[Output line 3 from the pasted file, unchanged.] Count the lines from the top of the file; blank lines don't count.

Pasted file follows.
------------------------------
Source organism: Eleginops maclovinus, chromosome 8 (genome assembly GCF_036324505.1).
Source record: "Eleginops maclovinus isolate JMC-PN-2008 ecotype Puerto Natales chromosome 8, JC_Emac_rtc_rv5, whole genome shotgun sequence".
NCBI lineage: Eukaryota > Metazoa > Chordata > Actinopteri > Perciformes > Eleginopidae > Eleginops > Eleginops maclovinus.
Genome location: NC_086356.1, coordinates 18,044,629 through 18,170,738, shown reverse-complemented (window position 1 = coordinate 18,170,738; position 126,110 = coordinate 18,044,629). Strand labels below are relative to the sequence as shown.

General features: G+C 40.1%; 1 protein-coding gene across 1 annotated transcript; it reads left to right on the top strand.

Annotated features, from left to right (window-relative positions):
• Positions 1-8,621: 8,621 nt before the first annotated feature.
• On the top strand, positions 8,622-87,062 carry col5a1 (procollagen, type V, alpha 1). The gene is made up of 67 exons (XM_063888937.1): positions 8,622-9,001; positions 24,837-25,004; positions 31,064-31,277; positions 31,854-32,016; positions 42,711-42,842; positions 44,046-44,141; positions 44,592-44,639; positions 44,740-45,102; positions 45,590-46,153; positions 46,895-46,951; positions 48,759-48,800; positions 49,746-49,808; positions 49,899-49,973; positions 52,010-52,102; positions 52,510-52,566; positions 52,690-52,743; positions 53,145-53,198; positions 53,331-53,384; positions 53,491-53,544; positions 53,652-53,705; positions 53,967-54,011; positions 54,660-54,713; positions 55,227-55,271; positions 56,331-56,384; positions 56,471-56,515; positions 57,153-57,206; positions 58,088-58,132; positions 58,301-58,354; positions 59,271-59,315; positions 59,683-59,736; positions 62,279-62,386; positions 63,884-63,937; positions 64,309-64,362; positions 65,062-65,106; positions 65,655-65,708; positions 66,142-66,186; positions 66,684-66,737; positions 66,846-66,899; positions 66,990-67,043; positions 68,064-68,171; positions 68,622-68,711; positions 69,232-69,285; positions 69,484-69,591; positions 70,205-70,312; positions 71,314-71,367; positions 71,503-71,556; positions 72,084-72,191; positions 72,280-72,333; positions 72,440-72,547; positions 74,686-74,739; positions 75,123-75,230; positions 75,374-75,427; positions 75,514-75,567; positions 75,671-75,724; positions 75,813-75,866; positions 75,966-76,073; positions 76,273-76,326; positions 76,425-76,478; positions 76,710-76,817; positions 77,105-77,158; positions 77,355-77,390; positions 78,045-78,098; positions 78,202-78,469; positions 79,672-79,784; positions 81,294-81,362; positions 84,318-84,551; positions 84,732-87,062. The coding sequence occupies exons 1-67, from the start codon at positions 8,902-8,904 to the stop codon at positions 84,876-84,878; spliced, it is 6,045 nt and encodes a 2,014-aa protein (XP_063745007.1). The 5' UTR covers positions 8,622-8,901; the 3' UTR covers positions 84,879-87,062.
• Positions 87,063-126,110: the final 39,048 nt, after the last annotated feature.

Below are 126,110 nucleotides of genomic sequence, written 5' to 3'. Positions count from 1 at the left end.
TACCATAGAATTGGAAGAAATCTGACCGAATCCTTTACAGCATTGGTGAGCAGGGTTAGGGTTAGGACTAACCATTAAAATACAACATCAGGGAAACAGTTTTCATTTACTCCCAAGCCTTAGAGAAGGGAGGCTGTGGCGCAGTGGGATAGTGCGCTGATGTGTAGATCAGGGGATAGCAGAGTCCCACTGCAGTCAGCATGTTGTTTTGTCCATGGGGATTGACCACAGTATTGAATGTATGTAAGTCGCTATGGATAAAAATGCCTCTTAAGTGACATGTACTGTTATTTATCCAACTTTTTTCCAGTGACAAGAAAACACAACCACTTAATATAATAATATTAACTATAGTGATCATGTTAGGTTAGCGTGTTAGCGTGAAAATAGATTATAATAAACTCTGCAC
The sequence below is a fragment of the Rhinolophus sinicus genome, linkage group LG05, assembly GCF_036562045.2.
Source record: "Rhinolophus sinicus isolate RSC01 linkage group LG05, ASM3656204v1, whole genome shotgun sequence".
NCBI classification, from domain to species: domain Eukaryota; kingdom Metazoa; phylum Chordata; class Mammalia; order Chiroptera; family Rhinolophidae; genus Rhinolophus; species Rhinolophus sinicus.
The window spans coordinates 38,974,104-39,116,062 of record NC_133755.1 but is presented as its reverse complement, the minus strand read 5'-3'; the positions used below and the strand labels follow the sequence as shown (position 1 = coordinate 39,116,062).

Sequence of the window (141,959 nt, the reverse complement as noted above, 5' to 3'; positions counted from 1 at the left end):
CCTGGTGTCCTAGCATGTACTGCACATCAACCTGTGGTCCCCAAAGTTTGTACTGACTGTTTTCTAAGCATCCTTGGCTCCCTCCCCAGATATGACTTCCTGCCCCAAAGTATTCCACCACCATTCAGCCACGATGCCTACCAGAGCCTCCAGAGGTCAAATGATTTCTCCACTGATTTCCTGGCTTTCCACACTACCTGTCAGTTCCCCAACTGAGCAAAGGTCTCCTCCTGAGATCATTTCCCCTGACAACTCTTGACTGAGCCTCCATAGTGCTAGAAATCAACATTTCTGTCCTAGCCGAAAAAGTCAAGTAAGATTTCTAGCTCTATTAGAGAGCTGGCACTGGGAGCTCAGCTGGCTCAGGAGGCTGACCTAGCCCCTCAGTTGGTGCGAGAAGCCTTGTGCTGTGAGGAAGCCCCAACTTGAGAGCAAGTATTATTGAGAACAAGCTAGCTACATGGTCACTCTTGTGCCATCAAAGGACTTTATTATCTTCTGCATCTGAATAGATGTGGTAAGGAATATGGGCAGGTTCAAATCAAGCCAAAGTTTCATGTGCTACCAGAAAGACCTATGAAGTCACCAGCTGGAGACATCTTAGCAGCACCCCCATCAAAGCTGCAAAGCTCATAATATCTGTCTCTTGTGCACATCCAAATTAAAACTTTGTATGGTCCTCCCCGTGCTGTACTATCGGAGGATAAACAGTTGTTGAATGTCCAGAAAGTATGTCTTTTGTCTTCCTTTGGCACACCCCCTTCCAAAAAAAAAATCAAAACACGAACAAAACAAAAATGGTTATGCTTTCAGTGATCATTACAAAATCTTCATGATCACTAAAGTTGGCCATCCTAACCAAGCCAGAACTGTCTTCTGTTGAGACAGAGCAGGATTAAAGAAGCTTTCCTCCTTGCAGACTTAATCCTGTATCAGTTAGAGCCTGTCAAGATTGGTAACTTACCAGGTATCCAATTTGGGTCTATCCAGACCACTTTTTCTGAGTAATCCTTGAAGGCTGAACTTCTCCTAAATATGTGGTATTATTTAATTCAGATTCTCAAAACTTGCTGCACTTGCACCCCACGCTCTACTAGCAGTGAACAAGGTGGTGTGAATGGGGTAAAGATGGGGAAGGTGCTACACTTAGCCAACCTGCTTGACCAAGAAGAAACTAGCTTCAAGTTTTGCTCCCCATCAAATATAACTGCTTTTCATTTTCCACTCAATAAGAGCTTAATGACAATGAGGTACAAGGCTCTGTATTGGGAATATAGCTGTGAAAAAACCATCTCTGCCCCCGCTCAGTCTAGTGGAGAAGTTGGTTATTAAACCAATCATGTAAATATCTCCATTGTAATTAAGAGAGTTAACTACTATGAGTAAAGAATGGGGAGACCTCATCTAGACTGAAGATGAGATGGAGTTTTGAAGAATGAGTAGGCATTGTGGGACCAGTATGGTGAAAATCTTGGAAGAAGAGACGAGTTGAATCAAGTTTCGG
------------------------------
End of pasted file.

NCBI lineage: Eukaryota > Metazoa > Chordata > Actinopteri > Perciformes > Eleginopidae > Eleginops > Eleginops maclovinus.